Andy Brassell: How Portugal will try to bring out the best in a changing Cristiano Ronaldo

Andy Brassell previews the Group F team

Portugal, Cristiano Ronaldo,

Portugal's Cristiano Ronaldo celebrates after scoring against Estonia during their friendly soccer match at Benfica stadium in Lisbon, Wednesday, June 8 2016. Portugal will play in the Euro2016 in Group stage against Austria, Hungary and Iceland in Group F. (AP Photo/Steven Governo)

Time waits for no man. Not even a superman like Cristiano Ronaldo who, having turned 31 in February, is running out of chances to snare a trophy with Portugal.

That he has already become the nation’s record goalscorer and been part of more successful Seleção line-ups than Eusébio or Luis Figo will come as little consolation to the Real Madrid forward should he not manage to break that duck in the next few years.

The European Championship has been the stage for Ronaldo’s most agonising near misses - in his career, you could argue, rather than just with Portugal. In 2004, the teenager wept on the Estadio da Luz pitch as Greece pulled off the most improbable of tournament wins in the hosts’ backyard. Eight years later, Ronaldo’s disappointment was restricted to head-shaking and shrugs; he didn’t even get his turn in the semi-final penalty shootout with Spain in Donetsk, when misses from João Moutinho’s and Bruno Alves allowed Cesc Fàbregas to clinch it before Portugal’s fifth taker could step up.

Portugal's Cristiano Ronaldo cries at the final whistle at Euro 2004. Picture by: Mike Egerton / EMPICS Sport

Relying on a good supporting cast is inevitably going to become more of a theme. Those who claimed – especially in the season’s first few months – that Ronaldo is on the decline are mistaken, but there has been plenty of evidence that we are seeing a gentle evolution in his game. We have to get used to seeing less of that trademark explosiveness on the left, and more of a penalty box player emerging. That’s not necessarily a bad thing, given his unforgiving streak in front of goal and his mastery of the aerial game.

Coach Fernando Santos has developed a reputation for an attritional approach – and not without reason, given that Portugal scored just 11 goals in eight games, topping their group – but while Carlos Queiroz’s safety-first tactics in the 2010 World Cup left Ronaldo isolated, the current boss has a system that plays to his star’s strengths.

Portugal are likely to line up in a 4-4-2 or a variant of it, which requires far less running for Ronaldo when out of possession than a 4-3-3. Santos has also blended experienced campaigners like Ricardo Carvalho and Ronaldo’s clubmate Pepe with younger stars such as João Mário and Adrien Silva from Sporting, who can make the running in midfield. Portugal looked sluggish in Brazil in 2014, but newer legs in the centre of the park should avoid a repeat of that.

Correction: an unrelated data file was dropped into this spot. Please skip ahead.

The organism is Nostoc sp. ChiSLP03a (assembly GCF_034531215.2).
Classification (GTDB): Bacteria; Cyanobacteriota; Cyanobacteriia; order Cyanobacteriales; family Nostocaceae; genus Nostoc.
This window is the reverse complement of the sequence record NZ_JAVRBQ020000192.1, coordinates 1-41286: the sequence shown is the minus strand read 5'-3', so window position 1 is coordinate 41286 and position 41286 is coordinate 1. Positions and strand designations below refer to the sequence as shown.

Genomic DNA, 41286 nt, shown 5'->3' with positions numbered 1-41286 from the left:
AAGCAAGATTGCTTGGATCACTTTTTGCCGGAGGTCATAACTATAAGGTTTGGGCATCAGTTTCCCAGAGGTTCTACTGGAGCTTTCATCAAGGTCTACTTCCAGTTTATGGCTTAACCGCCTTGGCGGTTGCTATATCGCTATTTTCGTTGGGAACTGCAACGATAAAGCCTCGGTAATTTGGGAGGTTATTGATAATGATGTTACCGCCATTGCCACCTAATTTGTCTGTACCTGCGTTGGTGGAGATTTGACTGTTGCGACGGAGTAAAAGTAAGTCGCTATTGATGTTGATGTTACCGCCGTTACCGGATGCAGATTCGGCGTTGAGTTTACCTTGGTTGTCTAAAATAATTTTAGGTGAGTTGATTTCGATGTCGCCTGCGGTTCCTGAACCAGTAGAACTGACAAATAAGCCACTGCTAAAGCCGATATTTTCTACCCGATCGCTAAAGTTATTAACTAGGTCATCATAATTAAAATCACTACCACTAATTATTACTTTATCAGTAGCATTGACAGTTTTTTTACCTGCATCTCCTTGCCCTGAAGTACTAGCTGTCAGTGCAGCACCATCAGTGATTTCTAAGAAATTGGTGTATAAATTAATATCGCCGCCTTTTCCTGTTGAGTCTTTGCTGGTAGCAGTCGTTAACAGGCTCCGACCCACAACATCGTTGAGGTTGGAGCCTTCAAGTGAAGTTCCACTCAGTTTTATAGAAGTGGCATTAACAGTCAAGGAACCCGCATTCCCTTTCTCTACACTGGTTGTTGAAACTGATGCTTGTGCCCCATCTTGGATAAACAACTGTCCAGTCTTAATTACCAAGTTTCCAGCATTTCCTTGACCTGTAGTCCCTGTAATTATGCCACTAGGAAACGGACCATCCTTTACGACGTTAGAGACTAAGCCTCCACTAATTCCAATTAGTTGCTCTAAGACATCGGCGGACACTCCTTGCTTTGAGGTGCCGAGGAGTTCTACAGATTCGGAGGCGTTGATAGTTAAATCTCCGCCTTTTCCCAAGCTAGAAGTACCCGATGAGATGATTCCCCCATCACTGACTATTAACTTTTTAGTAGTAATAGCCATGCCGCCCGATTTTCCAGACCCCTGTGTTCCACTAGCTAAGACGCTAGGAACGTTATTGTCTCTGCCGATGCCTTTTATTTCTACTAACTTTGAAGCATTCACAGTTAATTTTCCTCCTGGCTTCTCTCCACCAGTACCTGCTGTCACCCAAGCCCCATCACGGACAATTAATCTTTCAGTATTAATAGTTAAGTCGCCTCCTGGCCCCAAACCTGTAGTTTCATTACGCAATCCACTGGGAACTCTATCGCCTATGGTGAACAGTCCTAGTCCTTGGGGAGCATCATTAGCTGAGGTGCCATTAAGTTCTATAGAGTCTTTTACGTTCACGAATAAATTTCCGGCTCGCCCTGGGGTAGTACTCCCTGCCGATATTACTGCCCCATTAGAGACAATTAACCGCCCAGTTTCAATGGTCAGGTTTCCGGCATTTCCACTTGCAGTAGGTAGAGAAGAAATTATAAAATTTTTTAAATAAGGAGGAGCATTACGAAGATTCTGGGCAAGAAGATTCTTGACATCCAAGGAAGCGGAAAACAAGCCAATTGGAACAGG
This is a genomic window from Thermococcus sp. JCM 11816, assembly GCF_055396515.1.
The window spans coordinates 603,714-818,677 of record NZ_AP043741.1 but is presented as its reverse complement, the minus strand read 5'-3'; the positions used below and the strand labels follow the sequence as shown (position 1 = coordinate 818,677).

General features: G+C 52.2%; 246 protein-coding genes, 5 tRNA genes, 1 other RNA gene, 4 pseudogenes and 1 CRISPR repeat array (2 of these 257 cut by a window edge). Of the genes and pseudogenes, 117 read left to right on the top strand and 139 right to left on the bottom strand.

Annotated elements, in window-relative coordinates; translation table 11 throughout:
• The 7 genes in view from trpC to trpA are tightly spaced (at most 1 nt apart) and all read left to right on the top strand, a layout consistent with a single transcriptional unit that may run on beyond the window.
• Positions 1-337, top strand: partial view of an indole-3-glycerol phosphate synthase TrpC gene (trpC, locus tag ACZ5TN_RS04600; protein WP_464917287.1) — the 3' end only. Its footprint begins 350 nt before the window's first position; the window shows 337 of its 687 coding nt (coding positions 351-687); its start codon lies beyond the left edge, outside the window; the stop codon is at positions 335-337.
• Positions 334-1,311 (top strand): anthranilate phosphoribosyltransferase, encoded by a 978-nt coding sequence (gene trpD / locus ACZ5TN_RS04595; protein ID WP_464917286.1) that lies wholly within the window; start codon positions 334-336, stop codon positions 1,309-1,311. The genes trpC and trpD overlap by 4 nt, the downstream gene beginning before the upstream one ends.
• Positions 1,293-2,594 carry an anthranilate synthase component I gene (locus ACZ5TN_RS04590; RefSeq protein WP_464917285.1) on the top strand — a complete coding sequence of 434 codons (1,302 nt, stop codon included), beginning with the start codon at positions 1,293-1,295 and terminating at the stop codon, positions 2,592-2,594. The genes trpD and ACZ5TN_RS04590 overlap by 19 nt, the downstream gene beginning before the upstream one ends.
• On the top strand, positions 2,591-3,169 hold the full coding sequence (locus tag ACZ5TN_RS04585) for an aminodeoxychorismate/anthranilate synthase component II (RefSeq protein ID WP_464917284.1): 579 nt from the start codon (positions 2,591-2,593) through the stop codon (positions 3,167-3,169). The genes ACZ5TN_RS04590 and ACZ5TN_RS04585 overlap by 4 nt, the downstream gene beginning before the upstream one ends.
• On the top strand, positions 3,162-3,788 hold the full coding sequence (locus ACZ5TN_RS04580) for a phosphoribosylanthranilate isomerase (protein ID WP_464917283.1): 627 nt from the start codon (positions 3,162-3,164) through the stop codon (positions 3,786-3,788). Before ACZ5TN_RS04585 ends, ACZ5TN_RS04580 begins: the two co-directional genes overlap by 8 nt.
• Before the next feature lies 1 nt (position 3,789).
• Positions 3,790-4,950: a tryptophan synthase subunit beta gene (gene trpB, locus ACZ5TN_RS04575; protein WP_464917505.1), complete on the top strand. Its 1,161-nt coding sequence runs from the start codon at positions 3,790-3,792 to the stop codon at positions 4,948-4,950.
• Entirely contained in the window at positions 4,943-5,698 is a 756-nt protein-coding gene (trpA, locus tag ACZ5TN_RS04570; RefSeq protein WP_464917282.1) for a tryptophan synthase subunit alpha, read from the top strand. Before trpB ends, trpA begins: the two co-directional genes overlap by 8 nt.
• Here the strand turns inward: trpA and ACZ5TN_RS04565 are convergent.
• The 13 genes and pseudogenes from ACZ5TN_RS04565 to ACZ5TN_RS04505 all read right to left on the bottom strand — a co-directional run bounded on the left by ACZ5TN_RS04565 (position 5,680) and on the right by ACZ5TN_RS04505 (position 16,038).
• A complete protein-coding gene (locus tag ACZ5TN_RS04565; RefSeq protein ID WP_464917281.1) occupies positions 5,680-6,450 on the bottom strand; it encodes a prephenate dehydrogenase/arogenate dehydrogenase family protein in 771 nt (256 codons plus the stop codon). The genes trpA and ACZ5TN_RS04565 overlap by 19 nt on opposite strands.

On the bench, Bayern Munich-bound teenager Renato Sanches and Valencia playmaker Andre Gomes can provide added impetus and guile. Both made good contributions in the 7-0 demolition of Estonia, with Sanches’ power and energy as a substitute a role he could reprise in France.

Renato Sanches, Portugal. Picture by: Mike Egerton / PA Archive/Press Association Images

There is, though, a greater sense than ever that Ronaldo needs to be cherished and protected. Since the end of April and his absence from the Champions League semi-final first leg against Manchester City, which was accompanied by widespread reports in Portugal that he would be forced to sit out for 20 days, there has been concern about Ronaldo’s fitness. Much of it has been founded on a sense of déjà vu.

There are many parallels between now and two years ago, with Portugal entering a major championship with a below-his-best Ronaldo having struggled through a Champions League final (despite having emerged victorious in both, both times against Atlético Madrid). The last thing any Seleção follower wants is a repeat of the World Cup, when their clearly unfit skipper fought against nature in a vain attempt to lift his leaden side.

It’s worth making a distinction here, though; Ronaldo did run out of gas in this year’s final in Milan, but he looked short of peak match fitness, rather than hobbled. Hopefully for his and for Portugal’s sake, a week in the sun with his pals in Ibiza will have done the trick.

Santos’ shake-up of the squad could yet prove to be the best medicine for him after an arduous season. The recent friendly win over Norway came with several caveats, not least the rather ordinary quality of the opposition, but Gomes, Ricardo Quaresma (who scored before later netting twice against Estonia), young Raphaël Guerreiro and company showed plenty of confidence and enterprise in Ronaldo’s absence. Just the sort of drive, in fact, that the squad so lacked in Brazil.

We should expect Ronaldo’s transformation into a poacher to continue – that is, after all, how he will prolong his career. The good news for Portugal is he appears to have an able, increasingly younger cast to help him on the way. Sanches, for example, might not be the key to unlock the captain’s best this time in France, but he will be even more important in the next World Cup in Russia. With the right support, there is plenty of life in Ronaldo’s international career yet.